Handlebar slap Honda Fireblade
The final kick
Now it’s out: Honda is converting the Fireblade worldwide. MOTORRAD was able to exclusively test whether the dangerous kickback is finally a thing of the past.
In its ten-year construction period, the Fireblade rarely had to admit defeat to the competition. But the youngest year, the 2002 model, came last in the comparison test in MOTORRAD 7/2002. Main reason: dangerous knocking of the handlebars, especially on special motorway sections. After MOTORRAD criticized the critical driving behavior several times and Honda had developed various countermeasures, the Japanese technicians have now adopted a solution. Worldwide, all Fireblade in the area of the control head (see MOTORRAD 9/2002) are to be converted. Components of the 2000 model replace the steerer tube including the lower triple clamp, the steering head bearings and the central nut.
In order to be able to make a clear statement about the success of these measures, MOTORRAD wanted to drive a Fireblade in direct comparison, i.e. before and after the conversion. For this purpose, representatives of the editorial team met with a Honda delegation at a rest area on the A 81, which had proven to be critical in the past (see MOTORRAD 9/2002). With a standard Fireblade with 500 kilometers on the speedometer, the critical driving behavior could be reproduced straight away. When accelerating and on bumps in a slightly inclined position, the Honda repeatedly hit the handlebars from 200 km / h. And even on the straight, the steering system often began to vibrate around the steering axis, which only calmed down again when the throttle grip was suddenly closed.
After this test drive, the Honda workshop set up on site went into action. Two trained mechanics got to work: removing the front wheel, the complete braking system, the fork legs and dismantling the fork bridges. Only then can the steering head bearings be replaced, which can only be professionally replaced with special tools and meticulous care. Duration including assembly: a good hour. The setting of the exact breakaway torque ?? to do this, the upper triple clamp has to be removed ?? took another half an hour.
Second test drive. Full throttle on the Autobahn and ?? long faces. The driving behavior had not improved a bit, the Fireblade still reacted treacherously to the extreme demands of the A 81. Only after releasing the fork by loosening the clamping screws on the triple clamps and the wheel axle, retightening, tightening and increasing the breakaway torque on the the upper tolerance limit finally resulted in the desired success. The Honda athlete only reacted to bumps with a slight twitch in the steering, and on the straight the driver could now drive at top speed without any nasty surprises.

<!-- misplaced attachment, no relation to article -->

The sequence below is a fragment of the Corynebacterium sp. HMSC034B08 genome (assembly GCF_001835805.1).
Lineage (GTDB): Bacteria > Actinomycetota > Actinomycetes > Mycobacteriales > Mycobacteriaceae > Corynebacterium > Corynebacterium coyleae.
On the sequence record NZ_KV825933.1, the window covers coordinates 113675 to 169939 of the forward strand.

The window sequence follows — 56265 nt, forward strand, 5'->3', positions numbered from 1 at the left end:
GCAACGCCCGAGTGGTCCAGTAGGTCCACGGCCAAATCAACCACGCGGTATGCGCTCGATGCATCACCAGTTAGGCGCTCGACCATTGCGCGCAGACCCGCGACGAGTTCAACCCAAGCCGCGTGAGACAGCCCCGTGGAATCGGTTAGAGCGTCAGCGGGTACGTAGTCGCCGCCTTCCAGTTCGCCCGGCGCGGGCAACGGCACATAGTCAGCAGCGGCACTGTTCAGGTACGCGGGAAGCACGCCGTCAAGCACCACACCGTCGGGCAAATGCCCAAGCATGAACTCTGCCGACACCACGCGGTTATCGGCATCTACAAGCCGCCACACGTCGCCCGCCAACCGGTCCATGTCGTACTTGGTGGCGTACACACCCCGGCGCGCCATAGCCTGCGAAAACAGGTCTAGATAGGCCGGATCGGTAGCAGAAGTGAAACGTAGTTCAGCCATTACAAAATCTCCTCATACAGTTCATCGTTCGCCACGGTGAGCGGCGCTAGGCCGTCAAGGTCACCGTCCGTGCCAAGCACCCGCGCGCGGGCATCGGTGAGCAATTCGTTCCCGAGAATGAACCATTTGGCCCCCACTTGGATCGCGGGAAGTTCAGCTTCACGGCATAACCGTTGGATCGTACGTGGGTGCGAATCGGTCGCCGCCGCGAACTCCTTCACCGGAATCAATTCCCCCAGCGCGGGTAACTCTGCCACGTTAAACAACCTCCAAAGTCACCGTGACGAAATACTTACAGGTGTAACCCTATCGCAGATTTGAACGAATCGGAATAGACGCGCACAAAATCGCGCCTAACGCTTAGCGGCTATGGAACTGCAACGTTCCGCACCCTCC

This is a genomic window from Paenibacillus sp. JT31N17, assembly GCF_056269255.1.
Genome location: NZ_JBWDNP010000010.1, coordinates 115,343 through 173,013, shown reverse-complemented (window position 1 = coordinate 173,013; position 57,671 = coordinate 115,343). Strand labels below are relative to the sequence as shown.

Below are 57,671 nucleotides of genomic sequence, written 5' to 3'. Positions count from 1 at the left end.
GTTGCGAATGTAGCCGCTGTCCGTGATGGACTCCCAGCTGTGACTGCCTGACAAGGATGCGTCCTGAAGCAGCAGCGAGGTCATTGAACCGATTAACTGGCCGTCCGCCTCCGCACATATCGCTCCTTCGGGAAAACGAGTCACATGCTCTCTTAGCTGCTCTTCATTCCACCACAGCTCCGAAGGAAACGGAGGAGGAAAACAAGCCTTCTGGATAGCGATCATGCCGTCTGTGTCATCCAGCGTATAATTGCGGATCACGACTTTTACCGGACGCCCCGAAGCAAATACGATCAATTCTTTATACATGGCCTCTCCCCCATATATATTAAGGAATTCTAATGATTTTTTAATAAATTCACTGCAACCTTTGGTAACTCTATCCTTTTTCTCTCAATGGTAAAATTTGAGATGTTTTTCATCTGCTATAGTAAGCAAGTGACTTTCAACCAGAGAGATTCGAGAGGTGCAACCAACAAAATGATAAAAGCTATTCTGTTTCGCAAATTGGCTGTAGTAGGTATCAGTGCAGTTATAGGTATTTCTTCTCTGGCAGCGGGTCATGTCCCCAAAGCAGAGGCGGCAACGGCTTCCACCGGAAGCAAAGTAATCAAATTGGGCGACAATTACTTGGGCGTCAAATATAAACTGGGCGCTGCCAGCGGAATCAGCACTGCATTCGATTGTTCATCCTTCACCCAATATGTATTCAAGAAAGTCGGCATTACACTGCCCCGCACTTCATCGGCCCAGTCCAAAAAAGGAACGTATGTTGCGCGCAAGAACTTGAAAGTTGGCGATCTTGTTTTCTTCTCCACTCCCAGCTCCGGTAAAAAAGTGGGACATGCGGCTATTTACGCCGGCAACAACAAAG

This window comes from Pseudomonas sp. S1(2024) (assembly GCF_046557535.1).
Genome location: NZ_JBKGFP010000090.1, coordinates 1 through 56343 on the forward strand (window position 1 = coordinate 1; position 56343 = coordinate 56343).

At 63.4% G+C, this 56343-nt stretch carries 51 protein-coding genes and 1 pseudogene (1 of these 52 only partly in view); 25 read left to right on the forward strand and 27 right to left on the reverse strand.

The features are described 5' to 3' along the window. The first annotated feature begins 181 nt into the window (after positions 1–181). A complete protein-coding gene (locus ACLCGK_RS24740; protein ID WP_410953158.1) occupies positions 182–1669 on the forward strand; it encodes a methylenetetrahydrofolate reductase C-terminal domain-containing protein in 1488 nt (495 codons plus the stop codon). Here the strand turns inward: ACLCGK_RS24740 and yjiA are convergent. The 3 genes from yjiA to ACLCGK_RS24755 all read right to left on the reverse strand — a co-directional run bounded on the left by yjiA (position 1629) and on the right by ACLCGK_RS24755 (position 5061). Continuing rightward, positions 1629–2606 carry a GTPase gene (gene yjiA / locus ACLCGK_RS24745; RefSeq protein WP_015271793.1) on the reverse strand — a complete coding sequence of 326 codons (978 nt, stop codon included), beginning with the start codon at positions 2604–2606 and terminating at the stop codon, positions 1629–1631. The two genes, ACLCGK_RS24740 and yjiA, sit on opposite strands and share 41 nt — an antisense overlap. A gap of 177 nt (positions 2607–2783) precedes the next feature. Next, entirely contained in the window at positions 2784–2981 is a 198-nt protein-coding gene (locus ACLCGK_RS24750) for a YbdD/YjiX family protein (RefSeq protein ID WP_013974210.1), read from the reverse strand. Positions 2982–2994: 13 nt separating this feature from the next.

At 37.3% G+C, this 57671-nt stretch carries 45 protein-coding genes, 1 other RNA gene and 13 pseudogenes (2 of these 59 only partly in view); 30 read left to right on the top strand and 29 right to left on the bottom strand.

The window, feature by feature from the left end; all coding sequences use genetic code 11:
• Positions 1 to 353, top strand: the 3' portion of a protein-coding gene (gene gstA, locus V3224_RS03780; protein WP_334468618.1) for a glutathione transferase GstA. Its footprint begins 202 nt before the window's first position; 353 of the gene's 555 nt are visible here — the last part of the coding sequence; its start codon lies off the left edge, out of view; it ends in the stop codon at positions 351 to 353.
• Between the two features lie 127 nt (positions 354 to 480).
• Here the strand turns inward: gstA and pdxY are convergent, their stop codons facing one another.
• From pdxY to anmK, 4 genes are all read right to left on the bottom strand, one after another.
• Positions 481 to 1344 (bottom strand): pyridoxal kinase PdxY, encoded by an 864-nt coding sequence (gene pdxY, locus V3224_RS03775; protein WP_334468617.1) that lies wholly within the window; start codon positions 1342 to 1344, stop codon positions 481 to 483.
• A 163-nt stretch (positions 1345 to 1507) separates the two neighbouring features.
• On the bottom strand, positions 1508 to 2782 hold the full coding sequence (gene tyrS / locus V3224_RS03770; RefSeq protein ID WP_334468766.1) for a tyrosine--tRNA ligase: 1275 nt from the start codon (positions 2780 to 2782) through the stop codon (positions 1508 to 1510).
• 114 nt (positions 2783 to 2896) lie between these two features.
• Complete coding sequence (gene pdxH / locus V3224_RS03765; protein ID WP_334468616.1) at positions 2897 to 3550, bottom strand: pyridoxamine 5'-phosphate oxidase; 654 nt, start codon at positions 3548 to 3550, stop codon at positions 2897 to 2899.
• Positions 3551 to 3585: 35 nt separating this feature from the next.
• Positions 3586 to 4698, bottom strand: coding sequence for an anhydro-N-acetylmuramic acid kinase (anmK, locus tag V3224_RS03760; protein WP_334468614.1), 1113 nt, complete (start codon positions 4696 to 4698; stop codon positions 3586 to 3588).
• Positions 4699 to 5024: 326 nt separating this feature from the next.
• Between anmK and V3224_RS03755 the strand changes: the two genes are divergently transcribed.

After this successful performance, the Fireblade was ready for the MOTORRAD test procedure. In the criterion of handiness, the upgraded variant received good marks. In contrast to the original solution with tapered roller bearings, the now installed angular contact ball bearings are less sensitive to high preload. They do not cause any impairment of the steering on winding terrain. On the other hand, there was clearly perceptible handlebar flutter in the range of 95 to 80 km / h. The next criterion: the MOTORCYCLE route to test the kickback. Here the Fireblade still left an ambivalent impression. After two or three bumps in quick succession, the handlebars wedged out sharply.
The balance in the 1000-point evaluation: still 25 points in the criterion of maneuverability, with handlebar slapping / shimmy, so far given zero points because of the critical driving behavior, the Honda receives because of the still existing but now more controllable handlebar slapping and the shimmy eight points. Makes a total of 669 points, one less than the Suzuki GSX-R 1000 and Kawasaki ZX-9R, one more than the Yamaha R1.
However, Honda is walking a fine line. As the tests showed, the Blade reacts extremely sensitively to the setting of the steering head bearings and the correct implementation of the conversion measures. The workshops have to spend a lot of time and care for the meticulous adjustment. The cheaper and safer method: a steering damper. Fixed assembly time for an editor: just under four minutes. That would have prevented shimmy and handlebar flapping, at most marginal disadvantages in handling and brought Honda’s athletes to the top of the comparison test.
I.At least Honda reacted, even if MOTORRAD’s last kick was necessary. Fireblade drivers will be spared that in the future, at the latest when the conversion campaign begins in June.
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